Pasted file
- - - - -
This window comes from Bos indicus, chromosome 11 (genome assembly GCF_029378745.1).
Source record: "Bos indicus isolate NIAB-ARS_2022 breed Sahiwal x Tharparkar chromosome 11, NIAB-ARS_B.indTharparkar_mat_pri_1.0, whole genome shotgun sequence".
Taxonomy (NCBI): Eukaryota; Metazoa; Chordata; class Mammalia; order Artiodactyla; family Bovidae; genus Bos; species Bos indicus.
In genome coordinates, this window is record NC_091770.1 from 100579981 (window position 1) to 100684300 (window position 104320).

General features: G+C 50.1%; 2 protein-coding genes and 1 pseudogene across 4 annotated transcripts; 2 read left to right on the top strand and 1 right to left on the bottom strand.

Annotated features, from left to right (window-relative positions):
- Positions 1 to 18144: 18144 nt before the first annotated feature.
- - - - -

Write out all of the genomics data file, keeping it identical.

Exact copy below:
This window comes from Bos indicus, chromosome 11 (genome assembly GCF_029378745.1).
Source record: "Bos indicus isolate NIAB-ARS_2022 breed Sahiwal x Tharparkar chromosome 11, NIAB-ARS_B.indTharparkar_mat_pri_1.0, whole genome shotgun sequence".
Taxonomy (NCBI): Eukaryota; Metazoa; Chordata; class Mammalia; order Artiodactyla; family Bovidae; genus Bos; species Bos indicus.
In genome coordinates, this window is record NC_091770.1 from 100579981 (window position 1) to 100684300 (window position 104320).

General features: G+C 50.1%; 2 protein-coding genes and 1 pseudogene across 4 annotated transcripts; 2 read left to right on the top strand and 1 right to left on the bottom strand.

Annotated features, from left to right (window-relative positions):
- Positions 1 to 18144: 18144 nt before the first annotated feature.